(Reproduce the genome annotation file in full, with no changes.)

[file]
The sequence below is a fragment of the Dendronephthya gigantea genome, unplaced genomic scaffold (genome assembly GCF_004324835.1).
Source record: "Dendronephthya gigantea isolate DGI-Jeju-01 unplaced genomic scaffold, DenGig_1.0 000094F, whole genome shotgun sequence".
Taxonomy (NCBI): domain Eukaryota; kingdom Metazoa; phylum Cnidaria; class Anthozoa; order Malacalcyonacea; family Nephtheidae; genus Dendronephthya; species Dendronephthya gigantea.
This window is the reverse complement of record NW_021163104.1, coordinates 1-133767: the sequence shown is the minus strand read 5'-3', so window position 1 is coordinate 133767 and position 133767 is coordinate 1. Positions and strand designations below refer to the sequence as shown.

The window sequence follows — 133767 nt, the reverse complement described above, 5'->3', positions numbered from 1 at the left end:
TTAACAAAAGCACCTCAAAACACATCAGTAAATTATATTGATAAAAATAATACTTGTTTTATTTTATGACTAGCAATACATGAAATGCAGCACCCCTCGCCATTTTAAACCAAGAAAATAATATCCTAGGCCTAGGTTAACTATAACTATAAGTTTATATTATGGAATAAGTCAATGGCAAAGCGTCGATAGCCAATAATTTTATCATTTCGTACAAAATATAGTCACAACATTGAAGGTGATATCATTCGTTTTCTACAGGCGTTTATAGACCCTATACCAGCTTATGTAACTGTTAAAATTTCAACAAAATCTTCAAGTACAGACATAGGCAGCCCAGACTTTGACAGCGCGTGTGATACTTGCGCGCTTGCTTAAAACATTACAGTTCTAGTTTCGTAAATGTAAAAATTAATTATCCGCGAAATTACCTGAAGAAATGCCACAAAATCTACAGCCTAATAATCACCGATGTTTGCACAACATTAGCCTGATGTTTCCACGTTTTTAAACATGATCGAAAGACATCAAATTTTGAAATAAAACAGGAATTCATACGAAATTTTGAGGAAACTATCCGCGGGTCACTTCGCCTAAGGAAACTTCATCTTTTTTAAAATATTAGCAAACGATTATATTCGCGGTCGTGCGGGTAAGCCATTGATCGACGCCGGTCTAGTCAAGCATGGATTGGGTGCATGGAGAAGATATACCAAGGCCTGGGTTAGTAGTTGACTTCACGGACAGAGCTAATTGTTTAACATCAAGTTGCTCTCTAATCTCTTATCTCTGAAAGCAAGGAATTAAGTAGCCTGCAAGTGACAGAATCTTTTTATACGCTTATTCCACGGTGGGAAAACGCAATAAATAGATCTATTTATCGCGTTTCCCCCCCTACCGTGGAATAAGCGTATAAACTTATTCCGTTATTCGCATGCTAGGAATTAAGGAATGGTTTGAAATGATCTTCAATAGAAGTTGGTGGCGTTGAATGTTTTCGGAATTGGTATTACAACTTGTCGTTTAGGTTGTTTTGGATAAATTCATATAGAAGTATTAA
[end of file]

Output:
The sequence below is a fragment of the Dendronephthya gigantea genome, unplaced genomic scaffold (genome assembly GCF_004324835.1).
Source record: "Dendronephthya gigantea isolate DGI-Jeju-01 unplaced genomic scaffold, DenGig_1.0 000094F, whole genome shotgun sequence".
Taxonomy (NCBI): domain Eukaryota; kingdom Metazoa; phylum Cnidaria; class Anthozoa; order Malacalcyonacea; family Nephtheidae; genus Dendronephthya; species Dendronephthya gigantea.
This window is the reverse complement of record NW_021163104.1, coordinates 1-133767: the sequence shown is the minus strand read 5'-3', so window position 1 is coordinate 133767 and position 133767 is coordinate 1. Positions and strand designations below refer to the sequence as shown.

The window sequence follows — 133767 nt, the reverse complement described above, 5'->3', positions numbered from 1 at the left end:
TTAACAAAAGCACCTCAAAACACATCAGTAAATTATATTGATAAAAATAATACTTGTTTTATTTTATGACTAGCAATACATGAAATGCAGCACCCCTCGCCATTTTAAACCAAGAAAATAATATCCTAGGCCTAGGTTAACTATAACTATAAGTTTATATTATGGAATAAGTCAATGGCAAAGCGTCGATAGCCAATAATTTTATCATTTCGTACAAAATATAGTCACAACATTGAAGGTGATATCATTCGTTTTCTACAGGCGTTTATAGACCCTATACCAGCTTATGTAACTGTTAAAATTTCAACAAAATCTTCAAGTACAGACATAGGCAGCCCAGACTTTGACAGCGCGTGTGATACTTGCGCGCTTGCTTAAAACATTACAGTTCTAGTTTCGTAAATGTAAAAATTAATTATCCGCGAAATTACCTGAAGAAATGCCACAAAATCTACAGCCTAATAATCACCGATGTTTGCACAACATTAGCCTGATGTTTCCACGTTTTTAAACATGATCGAAAGACATCAAATTTTGAAATAAAACAGGAATTCATACGAAATTTTGAGGAAACTATCCGCGGGTCACTTCGCCTAAGGAAACTTCATCTTTTTTAAAATATTAGCAAACGATTATATTCGCGGTCGTGCGGGTAAGCCATTGATCGACGCCGGTCTAGTCAAGCATGGATTGGGTGCATGGAGAAGATATACCAAGGCCTGGGTTAGTAGTTGACTTCACGGACAGAGCTAATTGTTTAACATCAAGTTGCTCTCTAATCTCTTATCTCTGAAAGCAAGGAATTAAGTAGCCTGCAAGTGACAGAATCTTTTTATACGCTTATTCCACGGTGGGAAAACGCAATAAATAGATCTATTTATCGCGTTTCCCCCCCTACCGTGGAATAAGCGTATAAACTTATTCCGTTATTCGCATGCTAGGAATTAAGGAATGGTTTGAAATGATCTTCAATAGAAGTTGGTGGCGTTGAATGTTTTCGGAATTGGTATTACAACTTGTCGTTTAGGTTGTTTTGGATAAATTCATATAGAAGTATTAA